Sufentanil is the most commonly used opioid in non-communicative septic and non-septic ICU patients. We showed that the mean sufentanil dose was significantly higher in non-communicative ICU patients than in communicative ICU patients. This effect could be because sufentanil is used in intensive care both as an analgesic drug and as a sedative drug. The property of reduced context-sensitive half-life and the higher therapeutic breadth make sufentanil a preferred drug in the long-term ventilated and thus in non-communicative ICU patients.[20,40] In our study it was also evident that during the intensive care stay the opioids hydromorphone, piritramide and morphine were negligible in terms of frequency of use and dose. These data should be critically evaluated because zero values were included in the calculation of the opioid dose. Thus, the mean dose in each group was significantly reduced. Owing to the low average dose of the aforementioned opioids, further statistical evaluation was not possible. Therefore, we could not prove the hypothesis of decreased pain threshold due to sepsis.

Further exploratory statistical evaluation according to the communication factor showed that the effect of the increased opioid dose was not due to sepsis, but rather to the communication factor. Sepsis had no direct effect on the total opioid dose when the communication factors were considered. This may be because sepsis is complex, severe, and not fully understood. Current studies are looking at a comprehensive pathophysiology, especially at the cellular level, to develop new therapeutic targets. In recent years, new biomarkers have been discovered that will, enable new therapeutic approaches in the future.

To ensure sufficient pain management in patients receiving intensive care for sepsis and non-sepsis, the establishment of pain assessment instruments is essential.

Our work also showed the successful implementation of BPS and NRS in non-communicative and communicative patients, respectively. The frequency of use was not 100% in all patients. Every patient received a value, but zero values were given, which were excluded from the descriptive analysis. When examining the individual distribution of values, an overall narrower distribution was apparent in patients with sepsis than in those non-septic ICU patients. This does not mean that septic cases have a lower pain intensity than non-septic cases. The BPS and NRS were only included for illustrative purposes and were statistically analyzed in a purely descriptive manner. In addition, the BPS survey must be carried out by a caregiver and not be actively determined by the patient. This could have led to subjective differences in the collection of BPS values. Furthermore, clinical routines are subject to fluctuations among daily staff members. This can also lead to distortions in values. Overall, the modal values of the BPS reflect a very good pain therapy treatment for all intensive care patients who are unable to communicate. NRS also provides an overview of sufficient pain management in patients who can communicate.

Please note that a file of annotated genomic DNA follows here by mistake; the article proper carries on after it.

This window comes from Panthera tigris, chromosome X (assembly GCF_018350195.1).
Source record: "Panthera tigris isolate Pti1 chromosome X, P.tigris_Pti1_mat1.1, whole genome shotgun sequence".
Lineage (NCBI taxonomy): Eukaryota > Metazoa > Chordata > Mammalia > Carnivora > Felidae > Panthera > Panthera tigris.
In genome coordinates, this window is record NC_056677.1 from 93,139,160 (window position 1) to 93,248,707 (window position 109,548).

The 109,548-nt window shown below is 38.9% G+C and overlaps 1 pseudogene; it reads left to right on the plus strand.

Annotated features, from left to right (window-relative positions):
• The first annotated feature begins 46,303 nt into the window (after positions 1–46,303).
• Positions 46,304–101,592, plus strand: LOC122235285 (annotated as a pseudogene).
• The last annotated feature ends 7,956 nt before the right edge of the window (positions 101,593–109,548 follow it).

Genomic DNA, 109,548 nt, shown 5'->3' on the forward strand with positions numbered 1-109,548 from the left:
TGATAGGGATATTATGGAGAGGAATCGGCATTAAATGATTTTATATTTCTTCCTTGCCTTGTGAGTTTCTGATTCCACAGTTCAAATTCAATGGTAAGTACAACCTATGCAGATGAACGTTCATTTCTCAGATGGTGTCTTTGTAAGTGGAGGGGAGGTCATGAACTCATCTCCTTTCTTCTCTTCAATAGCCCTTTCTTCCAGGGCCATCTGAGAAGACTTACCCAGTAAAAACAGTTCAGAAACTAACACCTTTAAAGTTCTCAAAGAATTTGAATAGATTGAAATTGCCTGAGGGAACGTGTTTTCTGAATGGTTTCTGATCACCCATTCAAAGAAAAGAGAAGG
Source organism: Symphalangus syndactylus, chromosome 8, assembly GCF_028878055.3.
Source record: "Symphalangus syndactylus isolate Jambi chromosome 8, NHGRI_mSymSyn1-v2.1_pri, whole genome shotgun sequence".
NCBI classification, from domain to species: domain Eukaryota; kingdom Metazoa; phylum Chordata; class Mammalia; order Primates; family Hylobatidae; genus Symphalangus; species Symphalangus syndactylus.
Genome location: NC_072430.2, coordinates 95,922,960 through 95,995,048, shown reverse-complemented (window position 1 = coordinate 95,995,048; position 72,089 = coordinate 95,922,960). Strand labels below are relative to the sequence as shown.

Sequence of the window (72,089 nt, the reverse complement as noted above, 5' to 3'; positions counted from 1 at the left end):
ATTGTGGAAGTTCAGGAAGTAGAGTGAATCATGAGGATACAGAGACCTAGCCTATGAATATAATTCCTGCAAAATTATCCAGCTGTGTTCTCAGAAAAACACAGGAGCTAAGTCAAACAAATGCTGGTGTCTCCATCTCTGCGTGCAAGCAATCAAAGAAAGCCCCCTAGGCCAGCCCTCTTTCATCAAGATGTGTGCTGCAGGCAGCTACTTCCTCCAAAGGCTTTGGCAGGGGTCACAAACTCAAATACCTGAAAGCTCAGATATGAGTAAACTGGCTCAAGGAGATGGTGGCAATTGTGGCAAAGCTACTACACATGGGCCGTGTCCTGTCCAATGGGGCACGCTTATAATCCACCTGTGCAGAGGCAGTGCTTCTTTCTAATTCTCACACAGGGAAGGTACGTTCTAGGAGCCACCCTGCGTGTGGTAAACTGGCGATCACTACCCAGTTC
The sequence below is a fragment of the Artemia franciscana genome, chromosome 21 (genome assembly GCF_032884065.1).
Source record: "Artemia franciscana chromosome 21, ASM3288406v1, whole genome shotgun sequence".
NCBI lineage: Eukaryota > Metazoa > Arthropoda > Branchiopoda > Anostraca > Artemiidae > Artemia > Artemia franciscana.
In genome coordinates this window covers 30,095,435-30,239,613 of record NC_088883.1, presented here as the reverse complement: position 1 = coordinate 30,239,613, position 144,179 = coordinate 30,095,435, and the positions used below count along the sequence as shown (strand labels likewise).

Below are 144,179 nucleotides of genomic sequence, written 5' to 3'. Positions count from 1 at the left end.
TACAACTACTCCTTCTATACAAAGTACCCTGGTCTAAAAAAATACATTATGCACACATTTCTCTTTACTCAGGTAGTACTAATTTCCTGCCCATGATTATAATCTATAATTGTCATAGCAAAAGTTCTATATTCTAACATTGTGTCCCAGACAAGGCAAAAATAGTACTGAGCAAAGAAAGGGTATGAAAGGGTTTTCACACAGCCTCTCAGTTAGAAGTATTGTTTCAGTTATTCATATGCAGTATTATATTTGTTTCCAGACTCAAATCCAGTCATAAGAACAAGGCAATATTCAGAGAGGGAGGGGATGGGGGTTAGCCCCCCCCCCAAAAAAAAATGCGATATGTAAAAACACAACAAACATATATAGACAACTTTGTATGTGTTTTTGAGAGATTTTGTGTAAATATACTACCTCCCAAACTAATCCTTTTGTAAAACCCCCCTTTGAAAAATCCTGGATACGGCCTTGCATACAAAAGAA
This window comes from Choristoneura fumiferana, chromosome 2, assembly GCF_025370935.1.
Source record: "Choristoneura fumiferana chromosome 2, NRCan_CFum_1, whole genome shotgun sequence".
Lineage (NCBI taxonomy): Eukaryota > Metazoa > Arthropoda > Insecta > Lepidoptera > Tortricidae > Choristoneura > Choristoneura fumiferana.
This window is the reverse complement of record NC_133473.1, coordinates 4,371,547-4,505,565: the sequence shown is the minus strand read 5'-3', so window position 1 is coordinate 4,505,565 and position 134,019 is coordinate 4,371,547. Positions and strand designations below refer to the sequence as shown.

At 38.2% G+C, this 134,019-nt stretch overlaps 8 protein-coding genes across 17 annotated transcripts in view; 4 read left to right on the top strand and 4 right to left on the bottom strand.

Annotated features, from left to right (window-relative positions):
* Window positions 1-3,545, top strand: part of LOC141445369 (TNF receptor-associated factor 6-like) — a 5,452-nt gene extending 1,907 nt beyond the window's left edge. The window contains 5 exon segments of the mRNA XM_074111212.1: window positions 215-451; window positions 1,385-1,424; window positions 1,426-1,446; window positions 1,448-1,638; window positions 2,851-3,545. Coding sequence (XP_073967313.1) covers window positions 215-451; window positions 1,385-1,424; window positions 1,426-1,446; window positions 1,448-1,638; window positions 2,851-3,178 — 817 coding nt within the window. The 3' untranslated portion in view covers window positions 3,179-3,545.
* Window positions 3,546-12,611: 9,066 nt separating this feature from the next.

5. Conclusion

Our study showed that there were differences in pain management between septic and non-septic intensive care patients in daily clinical practice. The initial calculation showed a higher opioid consumption in the septic group than in the non-septic group. There was a significant difference in opioid doses between the communicative and non-communicative ICU patients. The mean sufentanil dose was significantly higher in the non-communicative patients than in the communicative patients. The current body of evidence supports the hypothesis that sepsis affects the pain threshold. However, we were unable to prove this hypothesis in this retrospective study. This could be because our study was based on a retrospective design and only the dose of opioids was evaluated exploratively. Further prospective studies with specific analgesia in patients receiving septic intensive care should be conducted. In this study, we demonstrated that non-cardiac surgical intensive care patients at the University Hospital Halle (Saale) were treated sufficiently overall in terms of pain therapy. Pain-recording instruments have been successfully implemented.

Acknowledgements

We thank Felix Esser for his helpful comments on statistical evaluation.

Author contributions

CMD helped manage patient data, helped with statistical evaluation, conducted background research, and wrote the manuscript. MB helped manage the patient data and write the manuscript. AMB helped write the manuscript. AC helped in writing the manuscript. LF helped write the manuscript. All the authors have read and approved the final manuscript.

Conceptualization: Christoph Moritz Dinse, Lilit Flöther.

Formal analysis: Christoph Moritz Dinse, Annett Christel.

Writing – original draft: Christoph Moritz Dinse, Anna-Maria Burgdorff, Lilit Flöther.

Writing – review & editing: Michael Bucher, Anna-Maria Burgdorff, Annett Christel, Lilit Flöther.

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    Keywords:

    intensive care patients; opioids; pain management; pain threshold; sepsis

    Copyright © 2022 the Author(s). Published by Wolters Kluwer Health, Inc.